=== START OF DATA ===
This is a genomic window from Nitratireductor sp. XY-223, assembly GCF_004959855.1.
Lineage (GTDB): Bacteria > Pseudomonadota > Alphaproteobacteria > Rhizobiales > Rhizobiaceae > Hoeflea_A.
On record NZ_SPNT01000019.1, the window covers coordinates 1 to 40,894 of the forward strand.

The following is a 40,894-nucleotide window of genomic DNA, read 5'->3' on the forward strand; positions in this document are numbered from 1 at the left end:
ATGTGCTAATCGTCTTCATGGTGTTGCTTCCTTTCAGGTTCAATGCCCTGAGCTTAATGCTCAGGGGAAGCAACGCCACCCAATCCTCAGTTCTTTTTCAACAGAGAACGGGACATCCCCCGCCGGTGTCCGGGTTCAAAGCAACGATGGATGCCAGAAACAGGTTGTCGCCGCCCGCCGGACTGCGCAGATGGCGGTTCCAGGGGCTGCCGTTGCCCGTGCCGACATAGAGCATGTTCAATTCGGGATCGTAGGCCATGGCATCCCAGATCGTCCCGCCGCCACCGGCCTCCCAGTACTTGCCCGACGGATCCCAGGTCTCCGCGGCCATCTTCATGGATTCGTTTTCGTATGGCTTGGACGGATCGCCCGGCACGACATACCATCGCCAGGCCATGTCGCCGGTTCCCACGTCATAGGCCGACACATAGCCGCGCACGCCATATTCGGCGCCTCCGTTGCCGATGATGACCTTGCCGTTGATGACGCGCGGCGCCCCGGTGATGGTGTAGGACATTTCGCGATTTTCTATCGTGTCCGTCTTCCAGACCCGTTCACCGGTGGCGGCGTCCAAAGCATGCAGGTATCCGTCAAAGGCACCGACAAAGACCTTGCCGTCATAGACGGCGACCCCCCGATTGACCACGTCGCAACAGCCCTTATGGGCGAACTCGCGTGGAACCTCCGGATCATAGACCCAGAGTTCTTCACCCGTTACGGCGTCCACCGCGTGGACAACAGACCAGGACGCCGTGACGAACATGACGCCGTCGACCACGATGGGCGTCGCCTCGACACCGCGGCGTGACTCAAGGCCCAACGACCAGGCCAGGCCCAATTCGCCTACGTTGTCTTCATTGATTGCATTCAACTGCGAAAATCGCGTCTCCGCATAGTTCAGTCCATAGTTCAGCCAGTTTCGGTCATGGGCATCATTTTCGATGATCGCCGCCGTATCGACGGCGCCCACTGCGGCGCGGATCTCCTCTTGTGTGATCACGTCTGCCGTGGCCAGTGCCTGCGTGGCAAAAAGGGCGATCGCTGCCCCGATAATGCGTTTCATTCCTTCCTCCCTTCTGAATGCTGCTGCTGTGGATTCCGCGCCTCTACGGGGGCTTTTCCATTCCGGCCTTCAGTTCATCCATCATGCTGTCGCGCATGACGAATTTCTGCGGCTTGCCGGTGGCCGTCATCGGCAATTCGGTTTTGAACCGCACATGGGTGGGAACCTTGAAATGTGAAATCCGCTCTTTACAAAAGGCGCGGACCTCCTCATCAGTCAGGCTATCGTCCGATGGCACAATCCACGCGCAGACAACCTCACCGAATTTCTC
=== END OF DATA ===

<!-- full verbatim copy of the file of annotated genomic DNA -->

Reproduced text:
This is a genomic window from Nitratireductor sp. XY-223, assembly GCF_004959855.1.
Lineage (GTDB): Bacteria > Pseudomonadota > Alphaproteobacteria > Rhizobiales > Rhizobiaceae > Hoeflea_A.
On record NZ_SPNT01000019.1, the window covers coordinates 1 to 40,894 of the forward strand.

The following is a 40,894-nucleotide window of genomic DNA, read 5'->3' on the forward strand; positions in this document are numbered from 1 at the left end:
ATGTGCTAATCGTCTTCATGGTGTTGCTTCCTTTCAGGTTCAATGCCCTGAGCTTAATGCTCAGGGGAAGCAACGCCACCCAATCCTCAGTTCTTTTTCAACAGAGAACGGGACATCCCCCGCCGGTGTCCGGGTTCAAAGCAACGATGGATGCCAGAAACAGGTTGTCGCCGCCCGCCGGACTGCGCAGATGGCGGTTCCAGGGGCTGCCGTTGCCCGTGCCGACATAGAGCATGTTCAATTCGGGATCGTAGGCCATGGCATCCCAGATCGTCCCGCCGCCACCGGCCTCCCAGTACTTGCCCGACGGATCCCAGGTCTCCGCGGCCATCTTCATGGATTCGTTTTCGTATGGCTTGGACGGATCGCCCGGCACGACATACCATCGCCAGGCCATGTCGCCGGTTCCCACGTCATAGGCCGACACATAGCCGCGCACGCCATATTCGGCGCCTCCGTTGCCGATGATGACCTTGCCGTTGATGACGCGCGGCGCCCCGGTGATGGTGTAGGACATTTCGCGATTTTCTATCGTGTCCGTCTTCCAGACCCGTTCACCGGTGGCGGCGTCCAAAGCATGCAGGTATCCGTCAAAGGCACCGACAAAGACCTTGCCGTCATAGACGGCGACCCCCCGATTGACCACGTCGCAACAGCCCTTATGGGCGAACTCGCGTGGAACCTCCGGATCATAGACCCAGAGTTCTTCACCCGTTACGGCGTCCACCGCGTGGACAACAGACCAGGACGCCGTGACGAACATGACGCCGTCGACCACGATGGGCGTCGCCTCGACACCGCGGCGTGACTCAAGGCCCAACGACCAGGCCAGGCCCAATTCGCCTACGTTGTCTTCATTGATTGCATTCAACTGCGAAAATCGCGTCTCCGCATAGTTCAGTCCATAGTTCAGCCAGTTTCGGTCATGGGCATCATTTTCGATGATCGCCGCCGTATCGACGGCGCCCACTGCGGCGCGGATCTCCTCTTGTGTGATCACGTCTGCCGTGGCCAGTGCCTGCGTGGCAAAAAGGGCGATCGCTGCCCCGATAATGCGTTTCATTCCTTCCTCCCTTCTGAATGCTGCTGCTGTGGATTCCGCGCCTCTACGGGGGCTTTTCCATTCCGGCCTTCAGTTCATCCATCATGCTGTCGCGCATGACGAATTTCTGCGGCTTGCCGGTGGCCGTCATCGGCAATTCGGTTTTGAACCGCACATGGGTGGGAACCTTGAAATGTGAAATCCGCTCTTTACAAAAGGCGCGGACCTCCTCATCAGTCAGGCTATCGTCCGATGGCACAATCCACGCGCAGACAACCTCACCGAATTTCTC